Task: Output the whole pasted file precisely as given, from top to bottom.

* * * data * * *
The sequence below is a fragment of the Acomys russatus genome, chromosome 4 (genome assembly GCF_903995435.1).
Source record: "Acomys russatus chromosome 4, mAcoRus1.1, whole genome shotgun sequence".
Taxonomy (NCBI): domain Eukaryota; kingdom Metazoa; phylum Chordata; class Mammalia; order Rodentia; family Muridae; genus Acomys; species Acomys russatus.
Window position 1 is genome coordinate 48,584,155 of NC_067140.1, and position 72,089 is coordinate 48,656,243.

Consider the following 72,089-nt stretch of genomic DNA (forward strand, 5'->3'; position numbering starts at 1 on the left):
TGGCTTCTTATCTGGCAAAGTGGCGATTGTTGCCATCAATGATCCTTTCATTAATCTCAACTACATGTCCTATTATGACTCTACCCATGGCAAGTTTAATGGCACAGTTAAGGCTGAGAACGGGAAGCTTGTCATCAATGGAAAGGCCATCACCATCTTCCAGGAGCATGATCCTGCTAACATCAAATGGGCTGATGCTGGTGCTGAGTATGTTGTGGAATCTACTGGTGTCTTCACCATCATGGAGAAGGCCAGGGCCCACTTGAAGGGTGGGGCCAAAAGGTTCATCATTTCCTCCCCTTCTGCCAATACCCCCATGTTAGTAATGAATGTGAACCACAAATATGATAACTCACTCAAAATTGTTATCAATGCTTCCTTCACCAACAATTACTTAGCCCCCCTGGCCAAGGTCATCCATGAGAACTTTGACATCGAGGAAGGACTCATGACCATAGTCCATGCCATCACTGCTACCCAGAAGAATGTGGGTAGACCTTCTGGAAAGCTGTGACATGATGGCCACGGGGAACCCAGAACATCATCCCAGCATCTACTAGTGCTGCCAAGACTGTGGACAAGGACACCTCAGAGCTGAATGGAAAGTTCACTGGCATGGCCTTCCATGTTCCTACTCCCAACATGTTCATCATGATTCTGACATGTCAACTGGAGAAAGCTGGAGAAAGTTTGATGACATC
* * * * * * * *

The sequence below is a fragment of the Acomys russatus genome, chromosome 4 (genome assembly GCF_903995435.1).
Source record: "Acomys russatus chromosome 4, mAcoRus1.1, whole genome shotgun sequence".
Taxonomy (NCBI): domain Eukaryota; kingdom Metazoa; phylum Chordata; class Mammalia; order Rodentia; family Muridae; genus Acomys; species Acomys russatus.
Window position 1 is genome coordinate 48,584,155 of NC_067140.1, and position 72,089 is coordinate 48,656,243.

Consider the following 72,089-nt stretch of genomic DNA (forward strand, 5'->3'; position numbering starts at 1 on the left):
TGGCTTCTTATCTGGCAAAGTGGCGATTGTTGCCATCAATGATCCTTTCATTAATCTCAACTACATGTCCTATTATGACTCTACCCATGGCAAGTTTAATGGCACAGTTAAGGCTGAGAACGGGAAGCTTGTCATCAATGGAAAGGCCATCACCATCTTCCAGGAGCATGATCCTGCTAACATCAAATGGGCTGATGCTGGTGCTGAGTATGTTGTGGAATCTACTGGTGTCTTCACCATCATGGAGAAGGCCAGGGCCCACTTGAAGGGTGGGGCCAAAAGGTTCATCATTTCCTCCCCTTCTGCCAATACCCCCATGTTAGTAATGAATGTGAACCACAAATATGATAACTCACTCAAAATTGTTATCAATGCTTCCTTCACCAACAATTACTTAGCCCCCCTGGCCAAGGTCATCCATGAGAACTTTGACATCGAGGAAGGACTCATGACCATAGTCCATGCCATCACTGCTACCCAGAAGAATGTGGGTAGACCTTCTGGAAAGCTGTGACATGATGGCCACGGGGAACCCAGAACATCATCCCAGCATCTACTAGTGCTGCCAAGACTGTGGACAAGGACACCTCAGAGCTGAATGGAAAGTTCACTGGCATGGCCTTCCATGTTCCTACTCCCAACATGTTCATCATGATTCTGACATGTCAACTGGAGAAAGCTGGAGAAAGTTTGATGACATC